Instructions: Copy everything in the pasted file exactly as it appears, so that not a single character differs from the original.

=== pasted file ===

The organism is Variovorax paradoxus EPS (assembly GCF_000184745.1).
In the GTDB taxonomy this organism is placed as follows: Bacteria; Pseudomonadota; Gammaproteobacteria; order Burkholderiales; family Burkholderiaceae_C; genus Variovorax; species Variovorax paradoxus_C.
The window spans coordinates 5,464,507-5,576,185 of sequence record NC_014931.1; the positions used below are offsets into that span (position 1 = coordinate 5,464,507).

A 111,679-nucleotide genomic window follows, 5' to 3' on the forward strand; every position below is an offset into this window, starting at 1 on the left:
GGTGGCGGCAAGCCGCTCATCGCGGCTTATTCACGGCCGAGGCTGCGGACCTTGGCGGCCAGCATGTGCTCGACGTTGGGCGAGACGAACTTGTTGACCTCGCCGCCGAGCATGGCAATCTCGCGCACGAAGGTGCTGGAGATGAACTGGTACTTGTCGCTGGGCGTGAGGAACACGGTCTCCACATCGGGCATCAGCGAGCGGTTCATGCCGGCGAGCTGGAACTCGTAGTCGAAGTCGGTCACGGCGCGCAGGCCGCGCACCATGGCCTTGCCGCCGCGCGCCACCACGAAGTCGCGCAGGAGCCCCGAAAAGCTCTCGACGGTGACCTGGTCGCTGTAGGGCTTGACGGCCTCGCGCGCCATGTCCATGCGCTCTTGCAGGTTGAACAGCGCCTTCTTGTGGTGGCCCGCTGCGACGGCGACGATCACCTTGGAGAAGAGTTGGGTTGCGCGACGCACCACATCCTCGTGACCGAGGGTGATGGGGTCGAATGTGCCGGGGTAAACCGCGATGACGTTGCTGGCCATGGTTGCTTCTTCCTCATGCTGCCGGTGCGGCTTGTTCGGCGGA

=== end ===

The organism is Variovorax paradoxus EPS (assembly GCF_000184745.1).
In the GTDB taxonomy this organism is placed as follows: Bacteria; Pseudomonadota; Gammaproteobacteria; order Burkholderiales; family Burkholderiaceae_C; genus Variovorax; species Variovorax paradoxus_C.
The window spans coordinates 5,464,507-5,576,185 of sequence record NC_014931.1; the positions used below are offsets into that span (position 1 = coordinate 5,464,507).

A 111,679-nucleotide genomic window follows, 5' to 3' on the forward strand; every position below is an offset into this window, starting at 1 on the left:
GGTGGCGGCAAGCCGCTCATCGCGGCTTATTCACGGCCGAGGCTGCGGACCTTGGCGGCCAGCATGTGCTCGACGTTGGGCGAGACGAACTTGTTGACCTCGCCGCCGAGCATGGCAATCTCGCGCACGAAGGTGCTGGAGATGAACTGGTACTTGTCGCTGGGCGTGAGGAACACGGTCTCCACATCGGGCATCAGCGAGCGGTTCATGCCGGCGAGCTGGAACTCGTAGTCGAAGTCGGTCACGGCGCGCAGGCCGCGCACCATGGCCTTGCCGCCGCGCGCCACCACGAAGTCGCGCAGGAGCCCCGAAAAGCTCTCGACGGTGACCTGGTCGCTGTAGGGCTTGACGGCCTCGCGCGCCATGTCCATGCGCTCTTGCAGGTTGAACAGCGCCTTCTTGTGGTGGCCCGCTGCGACGGCGACGATCACCTTGGAGAAGAGTTGGGTTGCGCGACGCACCACATCCTCGTGACCGAGGGTGATGGGGTCGAATGTGCCGGGGTAAACCGCGATGACGTTGCTGGCCATGGTTGCTTCTTCCTCATGCTGCCGGTGCGGCTTGTTCGGCGGA